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Advocacy in a Time of Anger

In donation and transplantation, we’re out in the community with a very specific goal: to save and heal more lives by helping folks say YES.

Right now, there are many people who are out in the community for other purposes. For some, they are driven by hate.


Silhouettes of people at political protest

This is what I’m thinking about right now: how can advocates for donation and transplantation, and #DonateLife, walk out into the world and be a part of the anti-narrative to a time filled with mistrust and hatred? How can we, as community-based volunteers and organizations, be unifiers, not dividers?

Can we embody the values of our mission—to save and heal lives, to comfort folks who are suffering, to honor altruism—at a time when so much seems lost or muddled or angry or indifferent?

What I can tell you is this: if you can walk out into an event this weekend, and show folks who may not expect kindness, kindness, show folks who may not expect compassion, compassion, and if you can listen just a little more than you talk, you’ll make a difference.

Try: “You’re right, this is a crazy time. What I can tell you is, a simple act of humanity—deciding to save lives as a donor—is one more way we can show others that we care, even in tough times.”

Try: “Good folks can disagree on politics. Many folks find they can agree about values. For me, I know that registering to be a donor represents my values, like compassion, and helping people in need. We get to vote for a candidate, and we might all disagree—but we can save lives, right here and how, with one YES.”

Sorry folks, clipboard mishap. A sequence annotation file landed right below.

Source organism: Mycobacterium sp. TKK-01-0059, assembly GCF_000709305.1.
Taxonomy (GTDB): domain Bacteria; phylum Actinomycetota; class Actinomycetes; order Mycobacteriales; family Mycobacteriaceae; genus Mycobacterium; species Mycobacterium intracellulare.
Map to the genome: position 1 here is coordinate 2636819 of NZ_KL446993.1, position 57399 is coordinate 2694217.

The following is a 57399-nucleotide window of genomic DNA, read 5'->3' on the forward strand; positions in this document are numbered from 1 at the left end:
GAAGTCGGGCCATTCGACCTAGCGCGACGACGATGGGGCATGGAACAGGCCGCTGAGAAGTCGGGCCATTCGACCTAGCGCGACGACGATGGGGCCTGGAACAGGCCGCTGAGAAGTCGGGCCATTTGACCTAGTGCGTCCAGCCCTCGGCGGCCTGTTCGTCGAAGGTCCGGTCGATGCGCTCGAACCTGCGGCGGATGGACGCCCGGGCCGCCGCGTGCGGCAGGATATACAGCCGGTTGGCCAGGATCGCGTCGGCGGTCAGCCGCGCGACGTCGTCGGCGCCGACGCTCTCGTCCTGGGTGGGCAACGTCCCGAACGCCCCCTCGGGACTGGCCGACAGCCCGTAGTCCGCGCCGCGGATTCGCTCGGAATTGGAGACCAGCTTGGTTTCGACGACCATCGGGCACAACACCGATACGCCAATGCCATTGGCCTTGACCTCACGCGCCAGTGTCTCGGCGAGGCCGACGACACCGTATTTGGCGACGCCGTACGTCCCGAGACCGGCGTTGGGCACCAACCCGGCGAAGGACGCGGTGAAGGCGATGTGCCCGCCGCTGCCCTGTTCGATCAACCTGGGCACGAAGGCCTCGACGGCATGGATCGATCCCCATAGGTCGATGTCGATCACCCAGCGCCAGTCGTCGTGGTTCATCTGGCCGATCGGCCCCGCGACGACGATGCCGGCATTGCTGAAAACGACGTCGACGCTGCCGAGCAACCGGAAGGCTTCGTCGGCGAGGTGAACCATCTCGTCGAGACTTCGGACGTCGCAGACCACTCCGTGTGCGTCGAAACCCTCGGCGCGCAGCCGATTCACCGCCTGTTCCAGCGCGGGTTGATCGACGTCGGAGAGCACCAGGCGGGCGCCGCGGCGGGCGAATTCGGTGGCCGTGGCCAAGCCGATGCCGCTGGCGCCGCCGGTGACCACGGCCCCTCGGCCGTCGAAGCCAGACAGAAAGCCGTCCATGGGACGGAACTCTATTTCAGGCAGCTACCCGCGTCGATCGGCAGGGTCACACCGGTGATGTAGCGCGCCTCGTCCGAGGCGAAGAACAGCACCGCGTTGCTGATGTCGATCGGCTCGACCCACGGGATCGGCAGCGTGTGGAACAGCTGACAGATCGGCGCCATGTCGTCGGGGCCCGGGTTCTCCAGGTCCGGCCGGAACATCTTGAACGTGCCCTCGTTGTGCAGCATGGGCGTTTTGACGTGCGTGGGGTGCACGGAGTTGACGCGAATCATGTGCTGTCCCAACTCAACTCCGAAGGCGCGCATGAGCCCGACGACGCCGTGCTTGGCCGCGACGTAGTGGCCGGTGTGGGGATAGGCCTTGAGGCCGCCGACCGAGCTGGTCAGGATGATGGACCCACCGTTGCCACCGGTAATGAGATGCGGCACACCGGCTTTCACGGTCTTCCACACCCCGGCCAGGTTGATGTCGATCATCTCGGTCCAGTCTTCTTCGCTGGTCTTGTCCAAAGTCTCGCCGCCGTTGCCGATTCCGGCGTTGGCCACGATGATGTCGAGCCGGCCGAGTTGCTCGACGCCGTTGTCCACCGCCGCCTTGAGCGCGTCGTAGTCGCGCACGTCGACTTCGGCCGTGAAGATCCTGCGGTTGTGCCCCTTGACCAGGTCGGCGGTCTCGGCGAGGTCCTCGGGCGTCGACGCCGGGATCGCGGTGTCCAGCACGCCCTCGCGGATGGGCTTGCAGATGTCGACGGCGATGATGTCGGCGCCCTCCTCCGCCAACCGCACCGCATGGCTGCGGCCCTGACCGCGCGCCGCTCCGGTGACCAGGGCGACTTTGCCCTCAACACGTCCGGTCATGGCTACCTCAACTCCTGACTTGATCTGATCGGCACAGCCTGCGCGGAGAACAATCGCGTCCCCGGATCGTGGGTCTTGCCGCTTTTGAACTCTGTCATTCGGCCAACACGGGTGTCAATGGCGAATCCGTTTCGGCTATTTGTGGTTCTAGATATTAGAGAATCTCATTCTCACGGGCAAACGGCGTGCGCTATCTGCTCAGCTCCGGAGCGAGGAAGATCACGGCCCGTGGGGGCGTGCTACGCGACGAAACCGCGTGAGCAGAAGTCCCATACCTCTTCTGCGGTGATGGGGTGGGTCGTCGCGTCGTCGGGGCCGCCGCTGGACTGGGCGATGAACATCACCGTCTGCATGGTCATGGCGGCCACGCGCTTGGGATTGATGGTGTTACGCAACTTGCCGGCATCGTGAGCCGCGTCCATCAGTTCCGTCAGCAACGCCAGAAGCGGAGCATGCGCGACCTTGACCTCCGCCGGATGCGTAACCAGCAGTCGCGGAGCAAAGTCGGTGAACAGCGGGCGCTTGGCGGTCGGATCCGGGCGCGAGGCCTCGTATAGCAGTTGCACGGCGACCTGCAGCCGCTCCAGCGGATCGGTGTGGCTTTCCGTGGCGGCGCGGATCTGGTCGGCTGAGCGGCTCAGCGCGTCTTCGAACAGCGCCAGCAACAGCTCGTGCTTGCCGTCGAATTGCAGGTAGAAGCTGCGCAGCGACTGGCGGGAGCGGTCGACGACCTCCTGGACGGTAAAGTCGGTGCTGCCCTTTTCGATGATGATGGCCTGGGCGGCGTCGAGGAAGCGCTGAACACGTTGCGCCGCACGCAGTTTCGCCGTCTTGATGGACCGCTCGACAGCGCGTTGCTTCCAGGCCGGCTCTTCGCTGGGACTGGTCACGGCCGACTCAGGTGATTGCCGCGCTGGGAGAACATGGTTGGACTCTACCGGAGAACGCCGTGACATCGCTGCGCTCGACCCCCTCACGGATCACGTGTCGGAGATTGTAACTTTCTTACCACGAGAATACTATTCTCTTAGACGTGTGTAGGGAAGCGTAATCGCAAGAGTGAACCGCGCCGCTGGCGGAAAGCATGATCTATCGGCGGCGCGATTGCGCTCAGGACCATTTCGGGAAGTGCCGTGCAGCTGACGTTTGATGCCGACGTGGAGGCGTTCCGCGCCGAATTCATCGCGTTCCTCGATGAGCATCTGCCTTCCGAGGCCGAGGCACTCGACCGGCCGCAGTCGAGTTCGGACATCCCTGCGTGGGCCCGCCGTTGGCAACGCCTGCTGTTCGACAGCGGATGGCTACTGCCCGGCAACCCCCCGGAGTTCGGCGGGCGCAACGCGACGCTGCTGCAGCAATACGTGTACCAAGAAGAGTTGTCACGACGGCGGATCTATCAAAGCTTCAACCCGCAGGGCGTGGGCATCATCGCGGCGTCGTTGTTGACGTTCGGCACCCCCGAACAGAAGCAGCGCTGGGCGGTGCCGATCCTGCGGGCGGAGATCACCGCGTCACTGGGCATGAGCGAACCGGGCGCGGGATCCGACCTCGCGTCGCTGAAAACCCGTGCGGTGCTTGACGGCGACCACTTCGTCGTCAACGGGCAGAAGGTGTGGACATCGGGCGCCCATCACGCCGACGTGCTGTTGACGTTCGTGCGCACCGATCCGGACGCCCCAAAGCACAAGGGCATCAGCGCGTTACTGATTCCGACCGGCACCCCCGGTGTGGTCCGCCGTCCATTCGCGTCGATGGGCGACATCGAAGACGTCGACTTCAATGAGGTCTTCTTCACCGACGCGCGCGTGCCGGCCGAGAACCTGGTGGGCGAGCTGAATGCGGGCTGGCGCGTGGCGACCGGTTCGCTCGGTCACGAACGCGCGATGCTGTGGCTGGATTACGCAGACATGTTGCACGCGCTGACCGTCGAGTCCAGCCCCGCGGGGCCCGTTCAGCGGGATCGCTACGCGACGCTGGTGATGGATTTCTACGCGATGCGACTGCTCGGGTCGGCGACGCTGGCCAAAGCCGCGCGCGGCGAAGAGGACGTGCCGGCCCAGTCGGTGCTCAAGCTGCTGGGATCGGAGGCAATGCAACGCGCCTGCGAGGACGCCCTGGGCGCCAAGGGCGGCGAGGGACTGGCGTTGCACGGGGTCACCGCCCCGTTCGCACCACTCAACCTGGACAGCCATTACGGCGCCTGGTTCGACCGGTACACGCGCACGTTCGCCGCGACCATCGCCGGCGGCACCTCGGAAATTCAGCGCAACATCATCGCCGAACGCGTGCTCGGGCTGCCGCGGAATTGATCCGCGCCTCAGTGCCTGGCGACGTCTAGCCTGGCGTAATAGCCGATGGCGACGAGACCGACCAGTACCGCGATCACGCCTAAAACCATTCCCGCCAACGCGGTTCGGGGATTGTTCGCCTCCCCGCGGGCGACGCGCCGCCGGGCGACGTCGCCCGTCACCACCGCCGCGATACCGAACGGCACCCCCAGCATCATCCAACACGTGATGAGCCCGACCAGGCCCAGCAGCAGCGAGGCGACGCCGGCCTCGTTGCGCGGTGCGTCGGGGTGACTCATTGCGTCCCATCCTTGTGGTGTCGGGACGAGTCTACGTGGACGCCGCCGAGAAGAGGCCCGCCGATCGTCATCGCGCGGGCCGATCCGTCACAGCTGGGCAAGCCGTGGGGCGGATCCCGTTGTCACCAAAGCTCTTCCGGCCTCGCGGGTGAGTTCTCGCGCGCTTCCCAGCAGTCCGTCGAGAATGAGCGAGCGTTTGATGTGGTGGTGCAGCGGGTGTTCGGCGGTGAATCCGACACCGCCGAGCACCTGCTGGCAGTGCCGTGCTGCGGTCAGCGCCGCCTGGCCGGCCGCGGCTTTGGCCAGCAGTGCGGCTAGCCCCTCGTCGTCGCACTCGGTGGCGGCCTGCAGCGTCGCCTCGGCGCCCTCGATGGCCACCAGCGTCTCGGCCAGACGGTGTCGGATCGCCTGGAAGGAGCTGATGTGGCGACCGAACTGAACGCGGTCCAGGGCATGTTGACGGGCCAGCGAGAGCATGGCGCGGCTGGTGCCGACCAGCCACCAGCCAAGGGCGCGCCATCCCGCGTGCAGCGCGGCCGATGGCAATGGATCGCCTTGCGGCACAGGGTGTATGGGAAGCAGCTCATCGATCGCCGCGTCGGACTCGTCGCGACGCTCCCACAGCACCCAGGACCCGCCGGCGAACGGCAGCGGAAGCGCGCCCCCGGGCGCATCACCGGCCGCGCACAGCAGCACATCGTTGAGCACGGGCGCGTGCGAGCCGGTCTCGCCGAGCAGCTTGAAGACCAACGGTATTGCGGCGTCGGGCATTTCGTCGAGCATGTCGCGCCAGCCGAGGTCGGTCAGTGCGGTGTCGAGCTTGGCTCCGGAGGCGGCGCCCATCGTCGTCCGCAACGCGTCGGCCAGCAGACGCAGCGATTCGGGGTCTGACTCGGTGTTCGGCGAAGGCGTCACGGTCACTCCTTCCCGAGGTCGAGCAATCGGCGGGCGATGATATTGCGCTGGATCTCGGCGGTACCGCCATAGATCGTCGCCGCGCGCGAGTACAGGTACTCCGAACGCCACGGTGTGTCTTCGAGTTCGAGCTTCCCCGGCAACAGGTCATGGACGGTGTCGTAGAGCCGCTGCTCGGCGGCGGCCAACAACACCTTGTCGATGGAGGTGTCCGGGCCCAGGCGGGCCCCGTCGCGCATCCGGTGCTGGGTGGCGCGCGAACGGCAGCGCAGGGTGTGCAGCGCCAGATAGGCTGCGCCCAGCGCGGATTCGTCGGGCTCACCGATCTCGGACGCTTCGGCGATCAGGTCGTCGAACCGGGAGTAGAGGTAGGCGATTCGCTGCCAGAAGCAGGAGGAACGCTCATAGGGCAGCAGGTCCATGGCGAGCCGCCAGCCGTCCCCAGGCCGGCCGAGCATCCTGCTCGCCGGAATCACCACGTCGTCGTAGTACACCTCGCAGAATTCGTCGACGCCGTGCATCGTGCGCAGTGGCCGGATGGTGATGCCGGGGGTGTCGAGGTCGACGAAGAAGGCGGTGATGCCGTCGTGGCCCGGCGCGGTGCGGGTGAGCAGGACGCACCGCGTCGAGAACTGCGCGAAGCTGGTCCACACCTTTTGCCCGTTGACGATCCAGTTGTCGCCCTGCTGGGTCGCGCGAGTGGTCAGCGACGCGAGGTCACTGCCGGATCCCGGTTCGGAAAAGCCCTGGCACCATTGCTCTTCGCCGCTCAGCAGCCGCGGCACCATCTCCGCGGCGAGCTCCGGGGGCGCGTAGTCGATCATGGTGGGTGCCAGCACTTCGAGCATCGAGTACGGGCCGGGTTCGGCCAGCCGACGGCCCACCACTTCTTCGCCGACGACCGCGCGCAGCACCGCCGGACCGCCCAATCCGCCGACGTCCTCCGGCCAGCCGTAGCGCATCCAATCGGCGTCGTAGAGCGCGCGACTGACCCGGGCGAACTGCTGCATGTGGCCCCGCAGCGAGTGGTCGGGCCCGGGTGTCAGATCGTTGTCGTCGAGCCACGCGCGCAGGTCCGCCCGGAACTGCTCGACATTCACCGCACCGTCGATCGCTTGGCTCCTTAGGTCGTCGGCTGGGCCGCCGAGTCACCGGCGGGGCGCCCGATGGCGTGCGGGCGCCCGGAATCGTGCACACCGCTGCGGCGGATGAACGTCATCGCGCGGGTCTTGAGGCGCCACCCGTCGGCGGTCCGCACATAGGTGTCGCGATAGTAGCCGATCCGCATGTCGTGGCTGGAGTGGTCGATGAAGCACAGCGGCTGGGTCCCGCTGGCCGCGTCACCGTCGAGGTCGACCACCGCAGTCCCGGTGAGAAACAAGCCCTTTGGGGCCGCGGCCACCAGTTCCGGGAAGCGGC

Try: “I don’t agree with everyone about everything, and that’s okay. More than 120 million Americans do agree about this: that saving lives through donation and transplantation is a good thing, a caring thing, and they all registered that decision.”

Try: “If you listen to the media, you would think Americans aren’t at all on the same page. But what I know from volunteering with these great folks is that more than 120 million Americans believe that donation is important and transplantation saves lives. They all registered. That tells me that our country still holds important values. That Americans are, fundamentally, caring and good. It gives me hope.”

Do you have more ideas for how to engage people in conversations, at a time when conversations in America seem a little more fraught? Do you have an experience you can share to help your fellow advocate? Comment below—we would all love to learn from you. As always, thank you for being a part of this small-and-yet-mighty little corner of the internet. 🙂